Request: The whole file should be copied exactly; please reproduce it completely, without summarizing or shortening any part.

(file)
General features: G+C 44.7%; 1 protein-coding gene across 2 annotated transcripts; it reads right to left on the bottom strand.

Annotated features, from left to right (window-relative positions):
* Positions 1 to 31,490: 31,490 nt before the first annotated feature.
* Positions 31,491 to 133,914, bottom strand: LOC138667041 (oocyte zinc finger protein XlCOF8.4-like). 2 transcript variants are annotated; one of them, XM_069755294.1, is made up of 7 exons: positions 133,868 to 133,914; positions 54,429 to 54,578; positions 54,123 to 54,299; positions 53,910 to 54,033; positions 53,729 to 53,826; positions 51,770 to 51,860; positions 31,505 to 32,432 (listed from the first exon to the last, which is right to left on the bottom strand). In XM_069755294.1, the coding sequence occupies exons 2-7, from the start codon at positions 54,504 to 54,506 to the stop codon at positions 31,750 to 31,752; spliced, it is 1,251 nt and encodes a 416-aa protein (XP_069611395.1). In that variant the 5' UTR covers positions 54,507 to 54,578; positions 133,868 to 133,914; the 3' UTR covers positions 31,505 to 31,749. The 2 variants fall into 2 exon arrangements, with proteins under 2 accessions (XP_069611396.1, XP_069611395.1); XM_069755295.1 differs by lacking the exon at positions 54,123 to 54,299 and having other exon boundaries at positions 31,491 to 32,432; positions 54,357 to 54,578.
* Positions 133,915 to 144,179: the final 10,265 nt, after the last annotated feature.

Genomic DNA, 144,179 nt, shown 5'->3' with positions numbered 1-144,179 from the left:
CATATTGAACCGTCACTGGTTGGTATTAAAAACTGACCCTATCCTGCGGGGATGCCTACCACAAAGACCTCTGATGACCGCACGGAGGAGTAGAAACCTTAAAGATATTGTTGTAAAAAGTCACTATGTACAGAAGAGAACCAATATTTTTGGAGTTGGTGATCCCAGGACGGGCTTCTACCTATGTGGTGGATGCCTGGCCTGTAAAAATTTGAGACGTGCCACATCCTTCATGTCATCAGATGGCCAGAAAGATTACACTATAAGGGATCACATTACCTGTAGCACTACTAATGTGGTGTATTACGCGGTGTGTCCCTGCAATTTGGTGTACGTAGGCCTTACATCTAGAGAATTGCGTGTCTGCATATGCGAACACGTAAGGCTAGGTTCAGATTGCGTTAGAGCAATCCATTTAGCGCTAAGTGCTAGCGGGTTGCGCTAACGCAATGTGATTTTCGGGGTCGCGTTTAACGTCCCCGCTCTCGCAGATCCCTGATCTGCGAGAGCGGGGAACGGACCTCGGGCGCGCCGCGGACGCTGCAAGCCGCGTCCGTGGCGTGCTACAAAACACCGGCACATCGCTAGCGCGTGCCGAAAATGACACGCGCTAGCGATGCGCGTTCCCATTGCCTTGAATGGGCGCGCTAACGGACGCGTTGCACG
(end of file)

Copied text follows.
General features: G+C 44.7%; 1 protein-coding gene across 2 annotated transcripts; it reads right to left on the bottom strand.

Annotated features, from left to right (window-relative positions):
* Positions 1 to 31,490: 31,490 nt before the first annotated feature.
* Positions 31,491 to 133,914, bottom strand: LOC138667041 (oocyte zinc finger protein XlCOF8.4-like). 2 transcript variants are annotated; one of them, XM_069755294.1, is made up of 7 exons: positions 133,868 to 133,914; positions 54,429 to 54,578; positions 54,123 to 54,299; positions 53,910 to 54,033; positions 53,729 to 53,826; positions 51,770 to 51,860; positions 31,505 to 32,432 (listed from the first exon to the last, which is right to left on the bottom strand). In XM_069755294.1, the coding sequence occupies exons 2-7, from the start codon at positions 54,504 to 54,506 to the stop codon at positions 31,750 to 31,752; spliced, it is 1,251 nt and encodes a 416-aa protein (XP_069611395.1). In that variant the 5' UTR covers positions 54,507 to 54,578; positions 133,868 to 133,914; the 3' UTR covers positions 31,505 to 31,749. The 2 variants fall into 2 exon arrangements, with proteins under 2 accessions (XP_069611396.1, XP_069611395.1); XM_069755295.1 differs by lacking the exon at positions 54,123 to 54,299 and having other exon boundaries at positions 31,491 to 32,432; positions 54,357 to 54,578.
* Positions 133,915 to 144,179: the final 10,265 nt, after the last annotated feature.

Genomic DNA, 144,179 nt, shown 5'->3' with positions numbered 1-144,179 from the left:
CATATTGAACCGTCACTGGTTGGTATTAAAAACTGACCCTATCCTGCGGGGATGCCTACCACAAAGACCTCTGATGACCGCACGGAGGAGTAGAAACCTTAAAGATATTGTTGTAAAAAGTCACTATGTACAGAAGAGAACCAATATTTTTGGAGTTGGTGATCCCAGGACGGGCTTCTACCTATGTGGTGGATGCCTGGCCTGTAAAAATTTGAGACGTGCCACATCCTTCATGTCATCAGATGGCCAGAAAGATTACACTATAAGGGATCACATTACCTGTAGCACTACTAATGTGGTGTATTACGCGGTGTGTCCCTGCAATTTGGTGTACGTAGGCCTTACATCTAGAGAATTGCGTGTCTGCATATGCGAACACGTAAGGCTAGGTTCAGATTGCGTTAGAGCAATCCATTTAGCGCTAAGTGCTAGCGGGTTGCGCTAACGCAATGTGATTTTCGGGGTCGCGTTTAACGTCCCCGCTCTCGCAGATCCCTGATCTGCGAGAGCGGGGAACGGACCTCGGGCGCGCCGCGGACGCTGCAAGCCGCGTCCGTGGCGTGCTACAAAACACCGGCACATCGCTAGCGCGTGCCGAAAATGACACGCGCTAGCGATGCGCGTTCCCATTGCCTTGAATGGGCGCGCTAACGGACGCGTTGCACG